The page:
Back-button focusing requires digging deep down into the menu system of the camera and reassigning camera operations to different buttons. The overarching idea is that the shutter button is only allocated two functions instead of its default three. Half depressing the button only activates the light metering unit of the camera, and fully depressing the button releases the shutter. The job of initiating the focusing unit is assigned to a separate button on the back of the camera body; hence the name back-button focus.

 Initialing the Auto-Focus from the back of the camera.

Initialing the Auto-Focus from the back of the camera.

The beauty of this arrangement is that once you have established your focus by pressing a button on the back of the camera, it will not change while you shoot. This scenario is precisely the functionality required by landscape photographers; establish the composition, focus using the back-button and then fire away knowing that the focus is precisely as you left it and with the additional advantage of knowing that refocusing is only a button press away.

Now, I am a real fan of this method, but it would be remiss of me not to point out a few obvious problems. First among these is camera capability. I’m not sure how many cameras are supplied with the native ability to have their button operations reassigned. That said, the practice of back-button focusing is reasonably widespread, and so I am comfortable to suggest that most enthusiast-level cameras and above will have the ability to do so.

The second obvious drawback is that the button with the new assignment of activating the focusing unit will have to relinquish its intended task. This problem is further complicated because it is useful to have the new focus button in a location on the camera body, which is ergonomically suited to use when you have your eye pushed up against the eye-piece. Personally, I sacrifice my Automatic Exposure Lock (AE-Lock) button because I rarely use the feature and it is perfectly located for operating using the thumb of my right hand.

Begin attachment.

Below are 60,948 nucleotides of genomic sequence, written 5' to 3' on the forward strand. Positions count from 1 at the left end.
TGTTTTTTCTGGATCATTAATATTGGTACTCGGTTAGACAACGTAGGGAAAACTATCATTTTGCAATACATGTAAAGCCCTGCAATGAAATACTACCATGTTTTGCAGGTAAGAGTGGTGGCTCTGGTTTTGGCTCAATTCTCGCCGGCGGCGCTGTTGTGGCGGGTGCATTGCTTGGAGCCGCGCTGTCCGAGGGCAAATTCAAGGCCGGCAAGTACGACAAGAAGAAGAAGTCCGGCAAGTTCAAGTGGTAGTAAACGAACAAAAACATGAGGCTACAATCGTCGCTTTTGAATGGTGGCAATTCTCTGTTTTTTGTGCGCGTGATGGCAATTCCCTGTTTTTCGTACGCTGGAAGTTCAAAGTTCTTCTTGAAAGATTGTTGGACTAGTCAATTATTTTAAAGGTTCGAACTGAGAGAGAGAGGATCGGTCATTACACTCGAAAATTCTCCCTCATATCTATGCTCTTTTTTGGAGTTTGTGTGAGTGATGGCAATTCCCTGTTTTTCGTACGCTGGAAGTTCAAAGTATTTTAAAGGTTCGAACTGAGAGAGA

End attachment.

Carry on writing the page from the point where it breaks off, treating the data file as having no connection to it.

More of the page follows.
The final point to note about back-button focusing is habit. For many, using the shutter button to focus is something that would have been done for several years and training the brain to use a different button can be frustrating. It still astonishes me to note just how often I try to focus my camera with the shutter button and fail, only to then remember that I have moved the focus function elsewhere. I’m sure that a large part of this problem is likely the result of my limited mental capacity, but at least some of the difficulty must be attributable to the adage that “old habits die hard”. Apparently, shutter button focusing is the Bruce Willis of habits.

But, despite these disadvantages and sacrifices, I remain a fervent supporter of the back-button focus system. The technique is not for everybody, but I certainly suggest giving it a go on your next landscape excursion. There is nothing like sampling the benefits to place the costs of the method into perspective and I know one thing for sure; during my darkest moments, I want to “focus to see the light” and not focus on focusing.